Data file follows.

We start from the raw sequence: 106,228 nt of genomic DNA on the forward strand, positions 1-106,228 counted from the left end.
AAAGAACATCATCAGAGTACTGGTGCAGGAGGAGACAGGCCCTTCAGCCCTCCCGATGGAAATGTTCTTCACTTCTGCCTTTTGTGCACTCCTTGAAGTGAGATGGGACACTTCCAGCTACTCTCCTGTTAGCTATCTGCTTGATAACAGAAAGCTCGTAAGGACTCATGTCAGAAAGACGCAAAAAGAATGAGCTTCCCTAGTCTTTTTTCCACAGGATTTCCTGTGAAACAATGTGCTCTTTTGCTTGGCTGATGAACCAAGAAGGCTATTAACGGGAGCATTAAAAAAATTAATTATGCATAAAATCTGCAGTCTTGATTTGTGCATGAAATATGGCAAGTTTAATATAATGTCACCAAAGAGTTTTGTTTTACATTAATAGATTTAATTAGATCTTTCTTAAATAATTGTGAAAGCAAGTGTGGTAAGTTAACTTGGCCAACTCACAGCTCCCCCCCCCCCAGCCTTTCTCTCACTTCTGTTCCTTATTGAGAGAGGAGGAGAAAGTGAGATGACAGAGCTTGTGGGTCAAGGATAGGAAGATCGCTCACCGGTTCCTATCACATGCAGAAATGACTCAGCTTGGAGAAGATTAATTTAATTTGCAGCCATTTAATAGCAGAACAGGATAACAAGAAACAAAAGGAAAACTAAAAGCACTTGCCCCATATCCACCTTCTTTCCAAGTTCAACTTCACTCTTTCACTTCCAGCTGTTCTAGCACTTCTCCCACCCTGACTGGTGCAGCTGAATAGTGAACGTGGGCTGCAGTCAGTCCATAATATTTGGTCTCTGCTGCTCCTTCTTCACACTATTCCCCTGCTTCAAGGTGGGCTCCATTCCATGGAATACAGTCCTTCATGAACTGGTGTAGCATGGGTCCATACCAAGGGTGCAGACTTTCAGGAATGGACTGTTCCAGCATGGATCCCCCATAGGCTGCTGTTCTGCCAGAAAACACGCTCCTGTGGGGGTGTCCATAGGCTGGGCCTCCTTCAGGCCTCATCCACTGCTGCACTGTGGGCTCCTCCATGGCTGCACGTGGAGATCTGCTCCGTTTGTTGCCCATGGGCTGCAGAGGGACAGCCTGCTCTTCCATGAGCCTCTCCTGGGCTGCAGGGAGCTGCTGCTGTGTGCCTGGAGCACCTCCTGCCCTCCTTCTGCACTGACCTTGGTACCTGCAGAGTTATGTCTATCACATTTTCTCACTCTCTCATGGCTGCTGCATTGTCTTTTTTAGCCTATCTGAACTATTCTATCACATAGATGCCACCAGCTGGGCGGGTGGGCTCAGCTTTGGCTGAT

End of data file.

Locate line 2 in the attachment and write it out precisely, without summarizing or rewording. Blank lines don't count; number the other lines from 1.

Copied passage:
AAAGAACATCATCAGAGTACTGGTGCAGGAGGAGACAGGCCCTTCAGCCCTCCCGATGGAAATGTTCTTCACTTCTGCCTTTTGTGCACTCCTTGAAGTGAGATGGGACACTTCCAGCTACTCTCCTGTTAGCTATCTGCTTGATAACAGAAAGCTCGTAAGGACTCATGTCAGAAAGACGCAAAAAGAATGAGCTTCCCTAGTCTTTTTTCCACAGGATTTCCTGTGAAACAATGTGCTCTTTTGCTTGGCTGATGAACCAAGAAGGCTATTAACGGGAGCATTAAAAAAATTAATTATGCATAAAATCTGCAGTCTTGATTTGTGCATGAAATATGGCAAGTTTAATATAATGTCACCAAAGAGTTTTGTTTTACATTAATAGATTTAATTAGATCTTTCTTAAATAATTGTGAAAGCAAGTGTGGTAAGTTAACTTGGCCAACTCACAGCTCCCCCCCCCCCAGCCTTTCTCTCACTTCTGTTCCTTATTGAGAGAGGAGGAGAAAGTGAGATGACAGAGCTTGTGGGTCAAGGATAGGAAGATCGCTCACCGGTTCCTATCACATGCAGAAATGACTCAGCTTGGAGAAGATTAATTTAATTTGCAGCCATTTAATAGCAGAACAGGATAACAAGAAACAAAAGGAAAACTAAAAGCACTTGCCCCATATCCACCTTCTTTCCAAGTTCAACTTCACTCTTTCACTTCCAGCTGTTCTAGCACTTCTCCCACCCTGACTGGTGCAGCTGAATAGTGAACGTGGGCTGCAGTCAGTCCATAATATTTGGTCTCTGCTGCTCCTTCTTCACACTATTCCCCTGCTTCAAGGTGGGCTCCATTCCATGGAATACAGTCCTTCATGAACTGGTGTAGCATGGGTCCATACCAAGGGTGCAGACTTTCAGGAATGGACTGTTCCAGCATGGATCCCCCATAGGCTGCTGTTCTGCCAGAAAACACGCTCCTGTGGGGGTGTCCATAGGCTGGGCCTCCTTCAGGCCTCATCCACTGCTGCACTGTGGGCTCCTCCATGGCTGCACGTGGAGATCTGCTCCGTTTGTTGCCCATGGGCTGCAGAGGGACAGCCTGCTCTTCCATGAGCCTCTCCTGGGCTGCAGGGAGCTGCTGCTGTGTGCCTGGAGCACCTCCTGCCCTCCTTCTGCACTGACCTTGGTACCTGCAGAGTTATGTCTATCACATTTTCTCACTCTCTCATGGCTGCTGCATTGTCTTTTTTAGCCTATCTGAACTATTCTATCACATAGATGCCACCAGCTGGGCGGGTGGGCTCAGCTTTGGCTGAT